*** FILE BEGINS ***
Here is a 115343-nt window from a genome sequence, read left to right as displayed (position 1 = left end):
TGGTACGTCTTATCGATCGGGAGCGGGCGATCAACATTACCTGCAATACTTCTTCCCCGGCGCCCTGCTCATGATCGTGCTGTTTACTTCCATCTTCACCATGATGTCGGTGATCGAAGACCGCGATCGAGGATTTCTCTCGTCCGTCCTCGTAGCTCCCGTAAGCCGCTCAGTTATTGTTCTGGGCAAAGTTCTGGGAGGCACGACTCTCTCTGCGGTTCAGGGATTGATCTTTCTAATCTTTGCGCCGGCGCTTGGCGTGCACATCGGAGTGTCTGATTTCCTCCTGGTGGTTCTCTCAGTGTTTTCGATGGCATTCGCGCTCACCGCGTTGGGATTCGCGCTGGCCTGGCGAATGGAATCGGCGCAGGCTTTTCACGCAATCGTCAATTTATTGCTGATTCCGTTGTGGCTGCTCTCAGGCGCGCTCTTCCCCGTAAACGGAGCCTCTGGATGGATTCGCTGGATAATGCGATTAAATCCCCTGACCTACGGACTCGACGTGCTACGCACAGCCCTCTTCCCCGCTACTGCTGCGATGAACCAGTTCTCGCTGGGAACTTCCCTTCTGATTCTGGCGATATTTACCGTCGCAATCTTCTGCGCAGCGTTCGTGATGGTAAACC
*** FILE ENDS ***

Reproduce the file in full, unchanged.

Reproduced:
Here is a 115343-nt window from a genome sequence, read left to right as displayed (position 1 = left end):
TGGTACGTCTTATCGATCGGGAGCGGGCGATCAACATTACCTGCAATACTTCTTCCCCGGCGCCCTGCTCATGATCGTGCTGTTTACTTCCATCTTCACCATGATGTCGGTGATCGAAGACCGCGATCGAGGATTTCTCTCGTCCGTCCTCGTAGCTCCCGTAAGCCGCTCAGTTATTGTTCTGGGCAAAGTTCTGGGAGGCACGACTCTCTCTGCGGTTCAGGGATTGATCTTTCTAATCTTTGCGCCGGCGCTTGGCGTGCACATCGGAGTGTCTGATTTCCTCCTGGTGGTTCTCTCAGTGTTTTCGATGGCATTCGCGCTCACCGCGTTGGGATTCGCGCTGGCCTGGCGAATGGAATCGGCGCAGGCTTTTCACGCAATCGTCAATTTATTGCTGATTCCGTTGTGGCTGCTCTCAGGCGCGCTCTTCCCCGTAAACGGAGCCTCTGGATGGATTCGCTGGATAATGCGATTAAATCCCCTGACCTACGGACTCGACGTGCTACGCACAGCCCTCTTCCCCGCTACTGCTGCGATGAACCAGTTCTCGCTGGGAACTTCCCTTCTGATTCTGGCGATATTTACCGTCGCAATCTTCTGCGCAGCGTTCGTGATGGTAAACC